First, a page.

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Treating mould in your home

How to safely get rid of mould and stop it from coming back

How to remove mould

Regular vacuuming, dusting and cleaning in kitchens and bathrooms helps prevent mould. The earlier you find and remove mould, the easier it is to keep it under control. It’s much harder to remove mould once it takes hold.

Never dry brush a mouldy area or item of clothing as this can release spores into the air that spread the mould further and can cause an allergic reaction in some people.

High-priced specialty mould removers can contain chlorines and bleaches, which are hazardous if used improperly. They may also only bleach the mould instead of killing it, which means the problem will keep coming back.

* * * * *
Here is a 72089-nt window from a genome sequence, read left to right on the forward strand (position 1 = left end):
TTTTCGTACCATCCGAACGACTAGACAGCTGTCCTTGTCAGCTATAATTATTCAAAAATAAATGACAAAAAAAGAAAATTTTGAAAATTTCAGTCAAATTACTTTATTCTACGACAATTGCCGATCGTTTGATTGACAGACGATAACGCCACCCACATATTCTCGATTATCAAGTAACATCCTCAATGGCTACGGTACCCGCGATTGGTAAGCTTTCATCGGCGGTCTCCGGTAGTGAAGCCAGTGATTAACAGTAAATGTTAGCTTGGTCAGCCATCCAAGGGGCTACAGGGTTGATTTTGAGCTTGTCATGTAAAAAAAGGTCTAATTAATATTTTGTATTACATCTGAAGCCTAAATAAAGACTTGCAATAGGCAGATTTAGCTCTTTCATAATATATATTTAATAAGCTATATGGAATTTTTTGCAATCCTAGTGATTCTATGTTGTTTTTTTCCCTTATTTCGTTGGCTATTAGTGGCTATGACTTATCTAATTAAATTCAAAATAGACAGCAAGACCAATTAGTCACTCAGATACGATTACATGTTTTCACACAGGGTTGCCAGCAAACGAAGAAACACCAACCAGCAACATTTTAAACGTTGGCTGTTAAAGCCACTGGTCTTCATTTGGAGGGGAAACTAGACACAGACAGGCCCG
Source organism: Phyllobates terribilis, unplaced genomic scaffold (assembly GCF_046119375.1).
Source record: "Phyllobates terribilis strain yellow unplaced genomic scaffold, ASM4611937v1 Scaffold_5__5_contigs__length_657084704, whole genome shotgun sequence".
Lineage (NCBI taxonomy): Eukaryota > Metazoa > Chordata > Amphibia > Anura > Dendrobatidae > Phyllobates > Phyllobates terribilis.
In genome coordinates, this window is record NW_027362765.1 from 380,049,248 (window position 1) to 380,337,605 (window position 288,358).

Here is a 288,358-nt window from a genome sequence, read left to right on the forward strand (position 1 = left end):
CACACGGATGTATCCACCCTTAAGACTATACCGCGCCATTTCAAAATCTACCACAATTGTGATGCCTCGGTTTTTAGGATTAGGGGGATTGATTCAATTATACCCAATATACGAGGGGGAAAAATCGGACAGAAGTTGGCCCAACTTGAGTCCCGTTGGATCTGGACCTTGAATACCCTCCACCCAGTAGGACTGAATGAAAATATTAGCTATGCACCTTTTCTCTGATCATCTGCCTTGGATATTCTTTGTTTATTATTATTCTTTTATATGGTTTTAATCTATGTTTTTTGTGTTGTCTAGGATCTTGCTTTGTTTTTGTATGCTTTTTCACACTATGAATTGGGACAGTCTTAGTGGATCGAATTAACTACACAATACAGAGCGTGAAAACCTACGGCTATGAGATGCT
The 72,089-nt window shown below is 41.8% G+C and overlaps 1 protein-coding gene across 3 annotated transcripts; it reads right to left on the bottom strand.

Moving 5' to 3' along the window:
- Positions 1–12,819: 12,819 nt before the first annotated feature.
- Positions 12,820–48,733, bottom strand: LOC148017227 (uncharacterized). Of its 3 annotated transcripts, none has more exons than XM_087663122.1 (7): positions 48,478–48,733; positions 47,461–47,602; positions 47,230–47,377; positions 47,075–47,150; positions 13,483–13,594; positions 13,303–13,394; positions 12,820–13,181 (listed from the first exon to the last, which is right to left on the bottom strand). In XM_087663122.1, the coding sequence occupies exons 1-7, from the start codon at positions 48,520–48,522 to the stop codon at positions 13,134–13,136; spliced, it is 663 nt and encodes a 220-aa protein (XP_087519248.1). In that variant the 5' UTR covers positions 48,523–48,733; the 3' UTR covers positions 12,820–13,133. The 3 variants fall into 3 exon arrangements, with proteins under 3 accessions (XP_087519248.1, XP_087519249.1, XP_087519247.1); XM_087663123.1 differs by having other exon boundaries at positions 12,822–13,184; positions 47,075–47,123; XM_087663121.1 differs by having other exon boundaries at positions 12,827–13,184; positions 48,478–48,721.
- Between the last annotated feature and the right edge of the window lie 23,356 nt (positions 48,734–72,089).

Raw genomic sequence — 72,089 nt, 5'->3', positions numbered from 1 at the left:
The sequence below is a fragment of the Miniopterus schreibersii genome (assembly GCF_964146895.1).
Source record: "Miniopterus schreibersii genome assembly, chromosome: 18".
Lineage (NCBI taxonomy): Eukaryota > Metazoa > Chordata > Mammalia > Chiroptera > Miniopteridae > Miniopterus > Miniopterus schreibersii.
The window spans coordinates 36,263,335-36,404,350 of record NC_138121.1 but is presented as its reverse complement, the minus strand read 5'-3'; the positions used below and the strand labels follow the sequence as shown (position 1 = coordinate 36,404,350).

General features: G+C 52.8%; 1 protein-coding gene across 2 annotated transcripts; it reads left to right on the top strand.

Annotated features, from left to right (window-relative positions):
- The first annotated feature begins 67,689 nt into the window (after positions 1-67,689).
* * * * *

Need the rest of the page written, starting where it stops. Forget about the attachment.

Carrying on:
Use a mild detergent like sugar soap and a microfibre cloth to clean mould off walls, floors and tiles. Make sure to dry the area thoroughly after wiping mould off surfaces.

Using white vinegar to kill mould

If cleaning with detergent doesn’t work, it’s possible to remove mould using diluted vinegar and a microfibre cloth.

If mould cannot be removed using the vinegar method, cleaning with diluted bleach or a commercial product may be required. Ensure you protect your skin, eyes and clothes from chemicals, and always make sure there is plenty of fresh air in the area by opening a window and turning on exhaust fans. Follow the directions on the packaging carefully.

If a room needs professional treatment to get rid of mould from walls and carpeting or needs to be repainted, please call your local office. If you live in community housing, contact your housing provider to report severe mould problems.

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Last updated: 24 Sep 2019